Primary History

Victorian Britain: Children at Work

  • Rich and poor families

    In Victorian times, many families had 10 or more children. Sadly, many children died as babies, or from diseases such as smallpox and diphtheria. Child-death struck rich and poor families.

    In a Victorian town, it was easy to tell who was rich and who was poor. Children from richer homes were well fed, wore warm clothes and had shoes on their feet. They did not work, but went to school or had lessons at home.

    Poor children looked thin and hungry, wore ragged clothes, and some had no shoes. Poor children had to work. They were lucky if they went to school.

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  • Why did children go to work?

    Many Victorian children were poor and worked to help their families. Few people thought this strange or cruel. Families got no money unless they worked, and most people thought work was good for children. The Industrial Revolution created new jobs, in factories and mines. Many of these jobs were at first done by children, because children were cheap - a child was paid less than adults (just a few pennies for a week's work).

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  • When did children start work?

    Many children started work at the age of 5, the same age as children start school today. They went to work as soon as they were big enough. Even a tiny child could feed chickens. Older brothers and sisters took small children to work, perhaps to a factory at the end of the street. Other children worked at home, doing jobs such as washing, sewing, sticking labels on bottles or making brushes.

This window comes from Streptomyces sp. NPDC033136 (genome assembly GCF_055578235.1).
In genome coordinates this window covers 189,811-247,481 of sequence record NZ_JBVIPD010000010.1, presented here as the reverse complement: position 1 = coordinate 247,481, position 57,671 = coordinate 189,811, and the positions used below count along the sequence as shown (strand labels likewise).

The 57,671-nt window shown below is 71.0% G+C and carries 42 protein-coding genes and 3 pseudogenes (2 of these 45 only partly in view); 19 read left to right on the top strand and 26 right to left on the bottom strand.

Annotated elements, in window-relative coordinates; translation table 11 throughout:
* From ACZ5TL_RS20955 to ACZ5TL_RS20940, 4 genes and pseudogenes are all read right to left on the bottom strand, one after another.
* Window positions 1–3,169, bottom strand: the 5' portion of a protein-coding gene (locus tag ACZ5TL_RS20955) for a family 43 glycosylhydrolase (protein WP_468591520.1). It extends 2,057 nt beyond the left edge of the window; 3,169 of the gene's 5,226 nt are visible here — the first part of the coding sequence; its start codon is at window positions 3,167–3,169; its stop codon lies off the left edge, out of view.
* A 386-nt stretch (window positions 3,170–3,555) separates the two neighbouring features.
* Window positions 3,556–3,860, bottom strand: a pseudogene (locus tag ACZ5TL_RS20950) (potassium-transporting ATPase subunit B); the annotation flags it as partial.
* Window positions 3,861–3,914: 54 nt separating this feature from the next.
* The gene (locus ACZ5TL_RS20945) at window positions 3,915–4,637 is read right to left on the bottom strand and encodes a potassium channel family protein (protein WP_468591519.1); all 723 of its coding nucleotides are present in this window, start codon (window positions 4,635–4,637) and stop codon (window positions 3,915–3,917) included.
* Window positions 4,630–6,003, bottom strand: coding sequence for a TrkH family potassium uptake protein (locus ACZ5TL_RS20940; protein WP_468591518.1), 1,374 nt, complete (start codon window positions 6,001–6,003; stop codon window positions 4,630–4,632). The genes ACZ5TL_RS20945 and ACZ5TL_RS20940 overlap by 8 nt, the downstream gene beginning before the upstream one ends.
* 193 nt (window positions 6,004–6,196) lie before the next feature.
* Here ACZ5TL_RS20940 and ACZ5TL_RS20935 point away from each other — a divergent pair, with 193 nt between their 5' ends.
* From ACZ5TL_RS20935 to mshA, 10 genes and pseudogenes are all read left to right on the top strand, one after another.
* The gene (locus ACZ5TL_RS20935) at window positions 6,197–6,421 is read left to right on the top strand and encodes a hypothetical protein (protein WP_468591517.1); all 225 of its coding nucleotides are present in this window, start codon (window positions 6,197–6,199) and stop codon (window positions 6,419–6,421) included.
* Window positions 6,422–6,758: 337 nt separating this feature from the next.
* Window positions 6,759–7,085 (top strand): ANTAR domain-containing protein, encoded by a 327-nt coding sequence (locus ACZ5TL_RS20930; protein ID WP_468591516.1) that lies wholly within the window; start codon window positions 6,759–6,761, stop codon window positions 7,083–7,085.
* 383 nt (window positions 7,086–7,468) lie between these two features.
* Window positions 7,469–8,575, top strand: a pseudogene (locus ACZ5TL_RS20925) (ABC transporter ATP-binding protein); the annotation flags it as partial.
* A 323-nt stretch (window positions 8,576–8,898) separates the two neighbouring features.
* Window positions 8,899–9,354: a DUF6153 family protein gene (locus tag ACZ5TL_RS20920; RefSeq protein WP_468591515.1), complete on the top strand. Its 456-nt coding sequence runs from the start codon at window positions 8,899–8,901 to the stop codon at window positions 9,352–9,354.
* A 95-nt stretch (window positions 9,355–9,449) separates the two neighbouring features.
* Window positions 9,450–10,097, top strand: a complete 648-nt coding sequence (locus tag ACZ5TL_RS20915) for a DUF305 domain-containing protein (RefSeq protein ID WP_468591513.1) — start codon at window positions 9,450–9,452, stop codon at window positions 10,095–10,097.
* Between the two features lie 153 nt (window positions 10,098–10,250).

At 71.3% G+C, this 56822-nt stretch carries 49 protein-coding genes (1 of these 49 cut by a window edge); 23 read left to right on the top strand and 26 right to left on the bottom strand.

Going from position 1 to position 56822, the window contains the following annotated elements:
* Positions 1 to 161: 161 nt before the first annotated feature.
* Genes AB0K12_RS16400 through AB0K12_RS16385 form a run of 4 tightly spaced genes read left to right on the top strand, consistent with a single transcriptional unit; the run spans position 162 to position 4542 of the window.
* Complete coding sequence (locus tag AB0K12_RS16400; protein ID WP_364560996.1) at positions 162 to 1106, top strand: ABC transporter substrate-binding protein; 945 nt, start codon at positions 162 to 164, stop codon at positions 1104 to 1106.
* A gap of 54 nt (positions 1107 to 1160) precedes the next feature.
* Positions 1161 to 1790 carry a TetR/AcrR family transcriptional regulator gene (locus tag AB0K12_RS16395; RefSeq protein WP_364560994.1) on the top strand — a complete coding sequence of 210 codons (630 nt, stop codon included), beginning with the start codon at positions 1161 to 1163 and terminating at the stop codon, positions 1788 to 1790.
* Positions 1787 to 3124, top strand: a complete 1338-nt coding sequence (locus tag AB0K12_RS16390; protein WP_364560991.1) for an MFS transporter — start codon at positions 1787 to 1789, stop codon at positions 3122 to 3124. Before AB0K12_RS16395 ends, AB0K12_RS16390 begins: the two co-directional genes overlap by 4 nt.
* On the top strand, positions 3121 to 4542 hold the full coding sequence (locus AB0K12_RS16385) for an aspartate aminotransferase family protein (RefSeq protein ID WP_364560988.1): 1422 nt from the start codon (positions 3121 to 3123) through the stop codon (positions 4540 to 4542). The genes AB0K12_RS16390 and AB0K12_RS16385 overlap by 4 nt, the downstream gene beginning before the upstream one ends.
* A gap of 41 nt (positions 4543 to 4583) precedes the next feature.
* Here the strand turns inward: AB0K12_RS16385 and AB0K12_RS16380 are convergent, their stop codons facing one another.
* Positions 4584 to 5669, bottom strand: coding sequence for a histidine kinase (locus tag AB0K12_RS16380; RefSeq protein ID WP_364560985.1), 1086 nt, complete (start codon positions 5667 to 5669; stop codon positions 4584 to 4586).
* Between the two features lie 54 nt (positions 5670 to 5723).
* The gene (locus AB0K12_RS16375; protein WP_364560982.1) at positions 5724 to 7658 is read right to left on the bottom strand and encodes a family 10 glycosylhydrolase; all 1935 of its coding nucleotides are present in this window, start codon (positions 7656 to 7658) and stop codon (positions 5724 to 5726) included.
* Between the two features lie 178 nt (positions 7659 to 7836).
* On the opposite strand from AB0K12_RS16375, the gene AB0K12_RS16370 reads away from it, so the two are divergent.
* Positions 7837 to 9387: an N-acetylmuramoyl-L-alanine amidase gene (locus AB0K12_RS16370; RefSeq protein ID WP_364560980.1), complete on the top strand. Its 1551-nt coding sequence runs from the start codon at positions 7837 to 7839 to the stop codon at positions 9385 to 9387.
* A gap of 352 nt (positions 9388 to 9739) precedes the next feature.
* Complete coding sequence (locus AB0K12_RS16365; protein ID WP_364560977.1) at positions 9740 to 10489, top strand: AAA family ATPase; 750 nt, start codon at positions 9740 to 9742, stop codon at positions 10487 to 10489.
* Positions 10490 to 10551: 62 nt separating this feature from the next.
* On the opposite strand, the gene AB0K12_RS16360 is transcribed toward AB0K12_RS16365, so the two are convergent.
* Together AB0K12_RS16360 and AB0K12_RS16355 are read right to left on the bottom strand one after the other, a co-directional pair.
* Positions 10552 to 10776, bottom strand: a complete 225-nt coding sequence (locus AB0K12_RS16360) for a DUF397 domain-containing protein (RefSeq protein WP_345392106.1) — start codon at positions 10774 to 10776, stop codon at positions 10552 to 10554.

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  • What jobs did children do?

    Children worked on farms, in homes as servants, and in factories. Children often did jobs that required small size and nimble fingers. But they also pushed heavy coal trucks along tunnels in coal mines. Boys went to sea, as boy-sailors, and girls went 'into service' as housemaids. Children worked on city streets, selling things such as flowers, matches and ribbons. Crossing boys swept the roads clean of horse-dung and rubbish left by the horses that pulled carts and carriages.

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Fun Facts
  • The average wage in the 1850s was about 15 shillings (75p) a week. Many children got just 5 shillings (25p) a week, or less.

  • If a Victorian child had bumps on his head and a pointed chin, people said he or she would probably grow up to be thief!

  • Poor people often ate poor food. They had to buy cheap tea with blackberry leaves added, sugar mixed with sand, and milk thickened with powdered chalk! Meat once a week was a treat.

  • There were millions of horses in Victorian Britain - horse-drawn vehicles jammed the streets, like cars and trucks today.

  • In 1841 Thomas Cook ran an excursion train from Leicester to Loughborough to take people to a meeting. It was the first 'Cook's Tour'.

  • Girl flower-sellers also sold oranges (when the fruit was available,not all-year- round like today) Oranges kept fresh longer than flowers.

  • Boy servants in grand houses wore short jackets with lots of buttons - so the boys were called 'Buttons'.

  • Workers went to 'hiring fairs' to find jobs. A cook might hold a wooden spoon, to show what she did. A maid might hold a broom.

  • Boy chimney sweeps rubbed salt into their elbows and knees, to toughen the skin.

  • Poor country families collected wheat stalks after harvest. This was 'gleaning'. With luck, they collected enough grain to make a bag of flour

  • 'Mudlarks' were poor children who waded in the mud beside the River Thames in London, looking for lost rings or bits of scrap metal to sell.

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Jump to: A-D | E-G | H-L | M-O | P-S | T-Z

A to D

abacus
This was a wooden frame with beads on it. It was used to help children with counting sums.
agricultural gang
This was a group of workers in the countryside, doing jobs like weeding, sowing seeds, and harvesting crops. Often these gangs would include young children.
barrel organ
A musical instrument which was taken round the streets. It played music when the handle was turned. Often the owners of barrel organs had tame monkeys.
Band of Hope
Temperance organization which tried to stop people, especially children, from drinking alcohol.